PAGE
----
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      • Do you mean to search for a composition? Or just to look? 🙂 I think you’re mostly saying that it’s just a really cool way to look at the world, and I agree! This morning it was foggy – a surprise – and I was able to do close-ups right here in the yard of twigs with new leaves and dew-covered spider webs. Talk about looking – what a world!

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  15. I did something different this time. As I read your post, I had my camera at hand, and my 100mm f/2.8 lens. I’ve never opened it up fully, or really slowed the shutter speed, and it was intriguing to see what happened. I’m anxious to try it out in the wild — but not today! We’ve had a cold front, and after days of 70s and 80s, it’s time for a little retreat indoors.

    It’s been interesting to watch my photography go downhill for the past couple of months. I honestly think it’s become as “tensed up” as we humans have been with the interminable fog and wind. It’s been a season of always compensating, rather than creating, if that makes any sense. Obviously, photographers with more experience can deal with imperfect conditions more easily — or at least more effectively. But it’s a new season — time to try some new things.

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    • I’m not sure what’s going downhill about your photography, but if it feels that way, then that’s something to grapple with, right? Weather sure can get in the way…but if it’s still windy and foggy, maybe it’s time to photograph wide open and let a branch or a flower blur as it blows. If you hit that shutter enough times, I bet you’ll get something very intriguing. You know, don’t fight ’em, join ’em. Having said that, I bet by the time you read this, the weather will have changed. 😉

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      • The weather has changed, and I think I’ve some clues about what has been going wrong. Part of it has been trying to do too much, I think. I’ve learned that being tired can affect my photography as much as anything. I’d been putting long hours in, driving from one spot to another, and finally had a nice, ten-hour sleep Friday night. Needless to say, I was feeling much perkier the next day!

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  16. Hi Lynn, What a gorgeous “scroll” I just had. That lens… such creamy backgrounds and crisp foregrounds. Your images are a celebration of new life and the small wonders of nature. The cherry blossoms, catkins, the red currants …all sweet moments of spring emerging. All capped by your stunning departing sunset and shore bird. 🙂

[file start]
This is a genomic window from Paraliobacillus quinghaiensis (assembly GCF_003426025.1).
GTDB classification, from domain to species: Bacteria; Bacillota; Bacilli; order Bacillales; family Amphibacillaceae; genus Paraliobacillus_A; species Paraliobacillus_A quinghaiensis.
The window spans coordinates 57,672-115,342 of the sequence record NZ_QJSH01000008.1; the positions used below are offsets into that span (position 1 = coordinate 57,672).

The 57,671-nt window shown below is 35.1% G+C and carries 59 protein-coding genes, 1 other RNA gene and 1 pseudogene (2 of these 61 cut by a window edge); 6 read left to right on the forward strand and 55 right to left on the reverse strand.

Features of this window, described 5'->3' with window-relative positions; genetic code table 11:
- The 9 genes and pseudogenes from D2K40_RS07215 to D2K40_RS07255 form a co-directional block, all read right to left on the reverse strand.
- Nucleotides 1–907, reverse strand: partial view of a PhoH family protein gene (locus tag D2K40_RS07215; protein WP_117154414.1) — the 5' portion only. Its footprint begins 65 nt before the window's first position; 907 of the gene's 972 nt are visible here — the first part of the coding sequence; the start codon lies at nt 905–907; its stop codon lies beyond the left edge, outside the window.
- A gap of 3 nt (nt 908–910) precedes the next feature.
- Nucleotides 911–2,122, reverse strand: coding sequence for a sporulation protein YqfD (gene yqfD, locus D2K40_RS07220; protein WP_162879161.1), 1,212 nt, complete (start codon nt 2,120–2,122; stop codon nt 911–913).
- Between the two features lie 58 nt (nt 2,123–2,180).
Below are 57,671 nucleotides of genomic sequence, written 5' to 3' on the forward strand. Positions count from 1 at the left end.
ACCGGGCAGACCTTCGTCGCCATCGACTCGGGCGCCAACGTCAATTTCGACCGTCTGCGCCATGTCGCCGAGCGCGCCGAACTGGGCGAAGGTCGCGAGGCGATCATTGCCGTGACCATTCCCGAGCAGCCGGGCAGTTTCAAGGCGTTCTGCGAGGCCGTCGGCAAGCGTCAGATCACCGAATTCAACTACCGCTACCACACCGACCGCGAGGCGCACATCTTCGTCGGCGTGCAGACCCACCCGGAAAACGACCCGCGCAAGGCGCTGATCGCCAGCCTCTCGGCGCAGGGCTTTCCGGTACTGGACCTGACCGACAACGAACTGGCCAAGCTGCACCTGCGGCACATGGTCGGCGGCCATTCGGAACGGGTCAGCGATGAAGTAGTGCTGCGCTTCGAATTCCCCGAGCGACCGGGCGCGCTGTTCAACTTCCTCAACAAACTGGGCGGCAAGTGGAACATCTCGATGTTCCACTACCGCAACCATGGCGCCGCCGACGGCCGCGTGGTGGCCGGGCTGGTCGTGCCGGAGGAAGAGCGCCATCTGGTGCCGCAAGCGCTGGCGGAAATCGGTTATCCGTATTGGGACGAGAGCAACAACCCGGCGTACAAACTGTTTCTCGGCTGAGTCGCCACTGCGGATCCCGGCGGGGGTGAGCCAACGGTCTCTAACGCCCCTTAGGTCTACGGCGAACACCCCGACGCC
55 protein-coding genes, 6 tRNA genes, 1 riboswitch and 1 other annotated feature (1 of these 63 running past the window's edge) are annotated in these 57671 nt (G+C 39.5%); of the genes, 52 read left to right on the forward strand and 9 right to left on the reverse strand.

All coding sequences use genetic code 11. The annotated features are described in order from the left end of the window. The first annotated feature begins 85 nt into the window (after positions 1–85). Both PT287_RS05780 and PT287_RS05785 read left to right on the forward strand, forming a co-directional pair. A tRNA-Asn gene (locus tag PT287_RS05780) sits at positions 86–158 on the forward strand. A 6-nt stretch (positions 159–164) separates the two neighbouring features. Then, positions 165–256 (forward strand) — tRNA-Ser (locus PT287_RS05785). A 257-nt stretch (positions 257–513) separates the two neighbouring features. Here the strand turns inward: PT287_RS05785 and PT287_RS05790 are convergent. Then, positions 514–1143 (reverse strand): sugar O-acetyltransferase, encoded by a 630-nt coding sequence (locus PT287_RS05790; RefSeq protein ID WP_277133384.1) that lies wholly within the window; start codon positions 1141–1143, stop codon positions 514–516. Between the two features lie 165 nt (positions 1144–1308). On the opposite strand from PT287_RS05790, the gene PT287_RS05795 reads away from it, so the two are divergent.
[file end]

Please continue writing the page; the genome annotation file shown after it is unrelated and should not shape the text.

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  17. That’d be an interesting challenge – shoot an entire series at 1.4. #12 is an interesting combination of fauna, #13 is just a cool picture. I think I have a #14, #15, #16 bush in my yard. And the last shot really captures the evening mood I remember from up there.

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    • Honestly, I think most of these were shot closer to f2 or f3, but yes, that would be interesting. I bet you do have a “#14,#15,#16 bush” in your yard – that species is popular at nurseries. I saw it on a blog post from Brussels recently, too. Thank you very much for your comments – funny to hear you say “up there” because compared to most other visitors here, I think of you as being right around the corner. 😉 But I know it’s different up here – it’s even different than Kirkland/Bellevue. Have a good week!

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  18. You know what? I think that last shot is wonderful … Ah lichen, we have so much at our place. The stuff loves my orchard. I must get a couple of pics and pop them on the blog for you. 🙂 I’m going to read that article too. Thanks for the link and all you super shots as per usual!

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    • Julie, thank you. I wouldn’t have guessed that you have an abundance of lichen too….does it bother the orchard trees? There’s an older apple tree here which is covered with an assortment of lichens, but last year it bore a good crop so they don’t seem to get in the way. I’ll be away for 3 weeks and may not see your blog for a while, so please jog my memory next month if I still haven’t managed a visit! It is always such a pleasure to see what you’re up to, and it would be fun to compare lichens. 🙂

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  19. #10 with its veined rocks and gold-splashed lichen is fantastic. I too have often wished for a pocket botanist to consult while on walks, but your desire for a lichenologist and your photos remind me of a beautiful book by Robin Wall Kimmerer called “Gathering Moss.”

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  20. I love what you’ve achieved with that lens Lynn. The short depth of field has certainly allowed you to create some beauty. One through six are exquisite, and also the red currant. Just lovely!
    Alison

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  21. The right lens is the one you have with you. That last image proved the point. Nothing wrong with an environmental portrait and this one is lovely.
    As far as old lenses, most of mine went away in 2003 when I switched from Canon FD to EX lenses with the advent of digital.While I don’t have anything from the 70’s or 80’s in the kit any more, most are 16 years old with a few exceptions that were updated.
    I really like the whole tour, but especially number 10 with the excellent contrasting gray/orange.

    Like